The Drug Foundation has chosen Rape Prevention Education (RPE) to be the recipient of the funds raised during FebFast 2015.
We encourage people to sign up NOW to take the FebFast challenge. FebFast starts on the 1st of February and runs for the whole month. You can choose how you contribute:
- You can sign up to abstain from alcohol for a month and ask others to sponsor you.
- You can host an alcohol free event and gain sponsorship for the event.
- You can sponsor someone who is abstaining from alcohol for a month, even just $5 will be appreciated.
In 2015, funds raised will be donated to Rape Prevention Education to deliver more sexual violence prevention programmes teaching young people about consent and respectful relationships through the BodySafe programme.
The Drug Foundation decided to partner with RPE after ongoing media coverage about the Roastbusters case, which highlighted New Zealand’s disturbing rape culture and the role alcohol plays in this.
Over 2000 people have participated in FebFast over the last five years, raising more than a quarter of a million dollars. Past participants have said that taking a month-long break from alcohol helps them lose weight, save money, and feel healthy. Participants are encouraged to create alcohol-free mocktails, host alcohol-free parties, and share their experiences through social media.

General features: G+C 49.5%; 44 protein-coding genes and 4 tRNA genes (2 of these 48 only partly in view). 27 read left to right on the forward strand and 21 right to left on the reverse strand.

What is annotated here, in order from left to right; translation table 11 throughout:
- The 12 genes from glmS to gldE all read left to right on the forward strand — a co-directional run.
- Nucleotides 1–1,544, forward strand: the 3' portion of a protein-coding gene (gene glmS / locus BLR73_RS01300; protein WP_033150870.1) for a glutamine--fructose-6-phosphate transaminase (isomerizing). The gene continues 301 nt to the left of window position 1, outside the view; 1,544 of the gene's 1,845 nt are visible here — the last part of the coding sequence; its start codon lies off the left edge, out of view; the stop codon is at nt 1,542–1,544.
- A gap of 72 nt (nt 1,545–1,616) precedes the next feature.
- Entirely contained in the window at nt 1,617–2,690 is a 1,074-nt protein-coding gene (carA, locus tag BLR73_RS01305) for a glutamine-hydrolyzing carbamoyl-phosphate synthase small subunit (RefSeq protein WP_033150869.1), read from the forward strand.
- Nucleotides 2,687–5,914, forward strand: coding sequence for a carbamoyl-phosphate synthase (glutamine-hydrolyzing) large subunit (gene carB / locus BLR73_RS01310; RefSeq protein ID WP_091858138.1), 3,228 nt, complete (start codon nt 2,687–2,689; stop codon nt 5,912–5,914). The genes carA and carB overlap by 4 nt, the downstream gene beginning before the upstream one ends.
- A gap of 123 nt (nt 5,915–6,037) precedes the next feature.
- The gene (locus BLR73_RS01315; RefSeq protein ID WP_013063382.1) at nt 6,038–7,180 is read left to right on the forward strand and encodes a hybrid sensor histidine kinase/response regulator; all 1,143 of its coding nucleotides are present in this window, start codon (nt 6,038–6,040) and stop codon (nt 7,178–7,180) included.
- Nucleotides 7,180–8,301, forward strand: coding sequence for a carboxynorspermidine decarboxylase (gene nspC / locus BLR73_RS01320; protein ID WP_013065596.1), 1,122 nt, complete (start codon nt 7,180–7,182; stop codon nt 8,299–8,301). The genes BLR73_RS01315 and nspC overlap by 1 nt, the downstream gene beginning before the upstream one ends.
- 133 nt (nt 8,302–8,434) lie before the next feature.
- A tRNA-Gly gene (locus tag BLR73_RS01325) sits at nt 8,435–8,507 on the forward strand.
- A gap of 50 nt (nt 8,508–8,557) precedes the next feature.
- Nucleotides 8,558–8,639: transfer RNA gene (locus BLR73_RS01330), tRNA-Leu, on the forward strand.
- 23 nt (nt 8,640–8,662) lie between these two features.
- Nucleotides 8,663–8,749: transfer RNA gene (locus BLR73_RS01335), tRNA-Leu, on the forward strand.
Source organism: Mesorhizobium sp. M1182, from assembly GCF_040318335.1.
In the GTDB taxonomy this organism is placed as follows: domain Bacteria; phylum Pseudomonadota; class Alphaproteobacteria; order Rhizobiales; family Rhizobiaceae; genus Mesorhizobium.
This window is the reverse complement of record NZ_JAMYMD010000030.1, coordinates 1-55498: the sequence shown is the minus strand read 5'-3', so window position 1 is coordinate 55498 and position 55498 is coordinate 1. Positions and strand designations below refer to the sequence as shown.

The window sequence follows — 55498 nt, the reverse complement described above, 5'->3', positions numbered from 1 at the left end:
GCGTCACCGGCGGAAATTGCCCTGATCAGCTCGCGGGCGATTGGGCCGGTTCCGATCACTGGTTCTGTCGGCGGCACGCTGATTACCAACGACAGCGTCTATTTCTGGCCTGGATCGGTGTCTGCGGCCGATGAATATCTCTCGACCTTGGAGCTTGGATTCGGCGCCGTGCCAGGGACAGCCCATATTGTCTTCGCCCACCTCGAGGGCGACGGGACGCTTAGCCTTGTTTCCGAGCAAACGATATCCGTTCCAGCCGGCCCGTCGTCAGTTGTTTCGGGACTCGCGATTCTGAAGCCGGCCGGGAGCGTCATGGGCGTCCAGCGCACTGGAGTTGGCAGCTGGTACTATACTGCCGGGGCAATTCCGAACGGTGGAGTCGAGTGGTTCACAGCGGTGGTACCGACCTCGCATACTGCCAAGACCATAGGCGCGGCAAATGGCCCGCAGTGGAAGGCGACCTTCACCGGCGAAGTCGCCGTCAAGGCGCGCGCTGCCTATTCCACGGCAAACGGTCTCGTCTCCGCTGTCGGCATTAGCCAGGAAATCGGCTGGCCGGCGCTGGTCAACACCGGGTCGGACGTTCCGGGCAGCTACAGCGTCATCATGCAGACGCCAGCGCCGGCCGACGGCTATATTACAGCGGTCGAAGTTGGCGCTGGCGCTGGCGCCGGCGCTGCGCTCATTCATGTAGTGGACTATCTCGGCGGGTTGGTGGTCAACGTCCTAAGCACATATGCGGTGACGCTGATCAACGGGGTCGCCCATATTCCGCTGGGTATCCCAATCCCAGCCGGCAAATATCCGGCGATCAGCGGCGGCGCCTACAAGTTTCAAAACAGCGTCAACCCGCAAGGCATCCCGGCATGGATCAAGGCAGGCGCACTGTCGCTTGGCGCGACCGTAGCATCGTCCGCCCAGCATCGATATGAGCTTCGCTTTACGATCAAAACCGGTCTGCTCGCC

There are two ways to be a part of FebFast:
- Sign-up to be a part of the alcohol-free month by registering at www.febfast.org.nz. Each FebFaster gets their own donation page which they can use as a platform for raising funds.
- Donate money at www.febfast.org.nz/page/febfast. Donations can be made through a FebFaster’s individual donation page or to FebFast generally.
Even a donation of $5 will go a long way towards helping Rape Prevention Education work together to end sexual violence.
Thank you to all who support us from Dr Kim McGregor, Louise Nicholas, and the Board and Staff of Rape Prevention Education.
PO Box 78-307, Grey Lynn, AKL 1245
Did U Know?
In NZ 1 in 4 females
1 in 8 males
are likely to experience sexual violence, most before the age of 16?